With the Prison vote, I had an unexpected gift of good luck. My advisers had ready an excellent story for me to tell, and the time had just arrived for it to be told. The penal reformers in the Howard League and the Prison Commissioners in the Home Office had for some time past been insisting on the need of a fundamental change in prison methods. The old idea was to think only of prison treatment as a deterrent and to make it as severe and terrifying as possible. The gulf between prison and ordinary life was deep and almost unbridgeable. As soon as the gates closed on an offender, the full rigours of prison discipline were inflicted upon him, and only slowly and precariously could he gain the small privileges that brought him nearer to normal life. The reformers claimed that the treatment was based on a misconception of human nature. If a man starts at the bottom and knows that only after a long and uncertain period of trial he will be able to better his condition, he will have only the slightest possible incentive for improving his behaviour, and feel that he has nothing to lose and little to gain. The better course, the reformer surged, was to let him start in possession of certain privileges, with the knowledge that he would lose them if he behaved badly. They illustrated their argument by the effect that the chance of earning wages would have on a prisoner's conduct. If a prisoner could earn, even though it was only a few cigarrettes a week, he would have something to lose, and would not wish to lose it, and besides the good effect on his self-respect, would be less likely to become unmanageable and desperate. The experiment was tried on a very limited scale, but with such undeniably good results on individual prisoners and prison discipline, that the time hadc ome to extend it. The speech, therefore, that the officials wished me to make, took the form of a description of the excellent results that had already been obtained, and an announcement that the system was to be considerably extended.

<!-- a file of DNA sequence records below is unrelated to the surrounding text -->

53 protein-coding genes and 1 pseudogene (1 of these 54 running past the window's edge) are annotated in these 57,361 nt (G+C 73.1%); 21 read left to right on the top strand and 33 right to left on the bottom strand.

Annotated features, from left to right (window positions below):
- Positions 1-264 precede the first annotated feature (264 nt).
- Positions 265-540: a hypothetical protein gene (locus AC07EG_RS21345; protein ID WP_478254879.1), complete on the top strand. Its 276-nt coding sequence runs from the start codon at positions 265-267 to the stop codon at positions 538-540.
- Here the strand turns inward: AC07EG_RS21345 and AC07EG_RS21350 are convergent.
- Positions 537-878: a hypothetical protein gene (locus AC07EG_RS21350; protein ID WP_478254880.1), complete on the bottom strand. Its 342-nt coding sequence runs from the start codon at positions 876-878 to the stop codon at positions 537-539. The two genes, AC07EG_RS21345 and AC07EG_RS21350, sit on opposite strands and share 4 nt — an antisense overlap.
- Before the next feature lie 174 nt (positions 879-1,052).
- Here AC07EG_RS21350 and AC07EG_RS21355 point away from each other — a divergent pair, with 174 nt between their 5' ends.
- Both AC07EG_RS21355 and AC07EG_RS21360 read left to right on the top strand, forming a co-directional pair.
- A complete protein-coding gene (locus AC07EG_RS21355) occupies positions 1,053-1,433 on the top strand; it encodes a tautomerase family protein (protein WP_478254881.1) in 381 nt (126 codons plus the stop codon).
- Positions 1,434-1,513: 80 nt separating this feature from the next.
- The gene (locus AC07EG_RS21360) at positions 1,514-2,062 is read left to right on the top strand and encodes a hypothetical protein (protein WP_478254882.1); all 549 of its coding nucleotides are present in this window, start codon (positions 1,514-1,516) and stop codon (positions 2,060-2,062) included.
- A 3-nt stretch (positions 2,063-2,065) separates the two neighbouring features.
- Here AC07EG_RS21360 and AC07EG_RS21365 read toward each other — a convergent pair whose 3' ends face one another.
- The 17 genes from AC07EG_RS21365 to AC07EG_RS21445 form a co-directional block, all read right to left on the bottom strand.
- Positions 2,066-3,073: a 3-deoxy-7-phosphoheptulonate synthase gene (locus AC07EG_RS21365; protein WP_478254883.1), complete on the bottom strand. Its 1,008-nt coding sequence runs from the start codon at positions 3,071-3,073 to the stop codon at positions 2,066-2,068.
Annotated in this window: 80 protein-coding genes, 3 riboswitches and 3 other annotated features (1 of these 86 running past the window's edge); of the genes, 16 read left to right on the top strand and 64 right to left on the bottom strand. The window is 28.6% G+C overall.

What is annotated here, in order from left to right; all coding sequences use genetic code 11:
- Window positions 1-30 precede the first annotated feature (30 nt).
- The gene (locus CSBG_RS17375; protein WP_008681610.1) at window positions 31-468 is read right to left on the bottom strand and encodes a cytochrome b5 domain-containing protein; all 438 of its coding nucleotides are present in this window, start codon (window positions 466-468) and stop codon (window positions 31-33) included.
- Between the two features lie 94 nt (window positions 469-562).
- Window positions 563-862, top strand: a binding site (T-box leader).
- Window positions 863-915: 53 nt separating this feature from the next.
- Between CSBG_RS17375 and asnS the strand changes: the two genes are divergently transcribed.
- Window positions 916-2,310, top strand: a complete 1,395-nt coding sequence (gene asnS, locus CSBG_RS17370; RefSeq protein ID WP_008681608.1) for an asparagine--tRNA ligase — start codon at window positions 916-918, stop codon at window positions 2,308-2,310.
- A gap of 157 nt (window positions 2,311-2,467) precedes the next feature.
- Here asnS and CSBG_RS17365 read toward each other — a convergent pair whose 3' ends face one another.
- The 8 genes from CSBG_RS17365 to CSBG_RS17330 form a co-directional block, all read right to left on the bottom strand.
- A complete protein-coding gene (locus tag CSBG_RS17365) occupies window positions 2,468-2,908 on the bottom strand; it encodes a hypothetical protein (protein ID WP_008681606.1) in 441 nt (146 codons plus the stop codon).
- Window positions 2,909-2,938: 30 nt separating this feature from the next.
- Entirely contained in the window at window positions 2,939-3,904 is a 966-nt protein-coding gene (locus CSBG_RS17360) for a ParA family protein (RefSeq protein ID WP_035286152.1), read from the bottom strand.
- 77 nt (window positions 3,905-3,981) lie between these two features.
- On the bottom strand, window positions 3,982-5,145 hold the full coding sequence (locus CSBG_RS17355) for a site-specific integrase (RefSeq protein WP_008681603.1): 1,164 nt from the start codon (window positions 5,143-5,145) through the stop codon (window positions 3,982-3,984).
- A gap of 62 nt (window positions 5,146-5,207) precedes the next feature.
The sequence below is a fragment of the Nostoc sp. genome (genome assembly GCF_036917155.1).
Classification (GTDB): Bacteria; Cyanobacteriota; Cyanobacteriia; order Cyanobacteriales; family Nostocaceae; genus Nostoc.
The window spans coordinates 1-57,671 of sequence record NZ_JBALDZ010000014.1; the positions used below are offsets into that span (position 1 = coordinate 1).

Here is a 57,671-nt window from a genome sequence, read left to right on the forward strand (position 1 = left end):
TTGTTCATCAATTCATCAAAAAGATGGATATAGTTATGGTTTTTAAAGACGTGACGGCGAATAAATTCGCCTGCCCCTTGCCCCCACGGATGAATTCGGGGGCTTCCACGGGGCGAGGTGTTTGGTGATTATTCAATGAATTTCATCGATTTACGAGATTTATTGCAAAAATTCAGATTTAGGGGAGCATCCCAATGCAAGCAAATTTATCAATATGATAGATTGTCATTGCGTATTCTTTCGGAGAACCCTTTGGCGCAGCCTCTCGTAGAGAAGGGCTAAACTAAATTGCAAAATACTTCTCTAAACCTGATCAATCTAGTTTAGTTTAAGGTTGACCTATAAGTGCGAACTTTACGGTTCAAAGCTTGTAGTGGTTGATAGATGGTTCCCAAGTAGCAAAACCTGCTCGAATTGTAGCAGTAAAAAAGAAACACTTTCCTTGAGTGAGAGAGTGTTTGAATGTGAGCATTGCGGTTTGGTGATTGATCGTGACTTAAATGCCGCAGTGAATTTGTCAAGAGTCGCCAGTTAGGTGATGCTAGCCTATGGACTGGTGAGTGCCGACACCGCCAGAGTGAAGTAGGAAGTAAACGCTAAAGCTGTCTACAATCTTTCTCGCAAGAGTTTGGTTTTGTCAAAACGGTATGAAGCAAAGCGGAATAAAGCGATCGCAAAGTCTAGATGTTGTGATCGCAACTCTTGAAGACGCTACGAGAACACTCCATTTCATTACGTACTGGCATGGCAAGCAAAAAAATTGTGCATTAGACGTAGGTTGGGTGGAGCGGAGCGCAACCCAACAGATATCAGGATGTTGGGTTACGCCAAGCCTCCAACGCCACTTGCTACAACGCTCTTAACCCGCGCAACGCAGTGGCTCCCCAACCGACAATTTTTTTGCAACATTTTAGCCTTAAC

I could not have had a brief better suited to stir my hereditary
interest in prison questions. It may be that I spoke all the better for being fresh to the post and free from over-preparation. In any case, I made what I believe to have been my most successful speech in the House of Commons. Although it was a Friday afternoon and a small House, I was able to feel from the debate the strength of the public interest in penal questions. Then and there, I was given unmistakable encouragement to proceed with a plan that I had hitherto only sketched in my imagination for gathering together into a single Act the lessons of a generation of experience and experiment that were ready to hand, and were only waiting to be used for bringing up to date our methods of penal treatment.
My first flush of enthusiasm gained warmth and colour from my surroundings. My advisers, seeing my interest in penal questions, entered heart and soul into the project of a comprehensive Criminal Justice Bill that was long overdue.